I frequently observe that market valuations in the energy storage sector have been wildly distorted by electric vehicle hype that has nothing to do with business fundamentals. Last February I wrote an article that compared Exide Technologies with Ener1, but obviously didn’t quite get to the meat of the matter. Since both companies reported earnings on November 4th, this seems like an opportune time to be more direct in the comparison and present a brief primer on valuations in the energy storage sector.
Since a lot of investors never get beyond stock price movements, the first graph presents a simple price performance comparison of the two companies over the last year.
The second graph comes from my quarterly tracking data and compares the relative market capitalizations of the two companies since September 2009. For novices, market capitalization is calculated by multiplying the total number of shares outstanding by the price per share, which serves as a quick estimate of total stockholder value.
The following table compares the balance sheet fundamentals of the two companies, their income statement performance over the last twelve months, and some important per share valuation metrics. The figures shown for Ener1 give pro-forma effect to an October 1st transaction where the Ener1 Group bought 6.7 million Ener1 shares for $23.7 million in cash and an October 25th transaction where Rockport Capital Partners exchanged 10.2 million shares of Series B Preferred stock in Th!nk Holdings for 4.3 million Ener1 shares.
I understand that Ener1 (HEV) is developing a way-cool lithium-ion battery technology and Exide (XIDE) is so yesterday with its stodgy lead-acid batteries, but let’s get real here. Even if Ener1’s plant was fully funded and operational, and it could sell 60,000 EV battery packs per year at $1,000 per kWh, its revenues wouldn’t be half of Exide’s. If you believe the happy talk about collapsing lithium-ion battery prices, the expectation is more like a quarter of the revenue potential. Since falling prices have a nasty tendency to squeeze operating profits, I don’t see any chance that Ener1’s bottom line income will be anywhere near Exide’s over the next five years.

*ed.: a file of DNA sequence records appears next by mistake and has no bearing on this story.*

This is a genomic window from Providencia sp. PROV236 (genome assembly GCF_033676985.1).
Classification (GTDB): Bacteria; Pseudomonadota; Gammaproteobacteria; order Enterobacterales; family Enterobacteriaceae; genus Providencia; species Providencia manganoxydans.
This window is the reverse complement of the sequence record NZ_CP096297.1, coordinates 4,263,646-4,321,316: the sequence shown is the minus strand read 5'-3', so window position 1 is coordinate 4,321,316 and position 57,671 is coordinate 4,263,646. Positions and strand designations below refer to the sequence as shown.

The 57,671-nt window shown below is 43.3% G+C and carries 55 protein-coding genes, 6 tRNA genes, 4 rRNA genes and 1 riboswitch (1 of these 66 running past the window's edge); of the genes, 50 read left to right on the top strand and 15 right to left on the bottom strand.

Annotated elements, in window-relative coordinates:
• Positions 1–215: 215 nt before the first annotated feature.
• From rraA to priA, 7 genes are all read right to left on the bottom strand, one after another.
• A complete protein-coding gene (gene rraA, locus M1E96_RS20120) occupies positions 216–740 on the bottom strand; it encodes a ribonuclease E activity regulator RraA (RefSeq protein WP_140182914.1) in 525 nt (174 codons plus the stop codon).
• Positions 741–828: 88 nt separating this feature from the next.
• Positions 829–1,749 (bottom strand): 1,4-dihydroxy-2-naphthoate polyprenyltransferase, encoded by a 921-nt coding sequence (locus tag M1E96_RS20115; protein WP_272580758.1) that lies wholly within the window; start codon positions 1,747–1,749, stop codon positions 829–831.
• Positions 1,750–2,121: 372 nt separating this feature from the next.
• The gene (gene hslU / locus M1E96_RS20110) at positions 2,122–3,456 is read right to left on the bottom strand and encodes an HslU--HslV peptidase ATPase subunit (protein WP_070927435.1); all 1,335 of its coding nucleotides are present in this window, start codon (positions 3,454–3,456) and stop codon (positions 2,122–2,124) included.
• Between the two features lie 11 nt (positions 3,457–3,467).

It’s no secret that I see far more downside risk than upside potential in the plug-in vehicle market, which will supposedly be one of Ener1’s strong suits. It’s also no secret that I see huge upside potential and very little downside risk in batteries for automotive stop-start systems, which will almost certainly be a strong suit for Exide given its relationship with Axion Power International (AXPW.OB). When presented with a choice between betting on a weak business model or a strong business model, I’ll take the strong business model every time.
Investing is a cruel dollars and cents business and the market value of a share of stock is supposed to represent the risk adjusted discounted present value of anticipated future returns. Even if you assume that Ener1 will be smashingly successful, it’s risk adjusted discounted present value can’t hold a candle to Exide’s. The dynamic may change in the future, but for now there is simply no comparison if your goal is to grow an investment portfolio.
Disclosure: Author is a former director of Axion Power International (AXPW.OB) and holds a substantial long position in its common stock.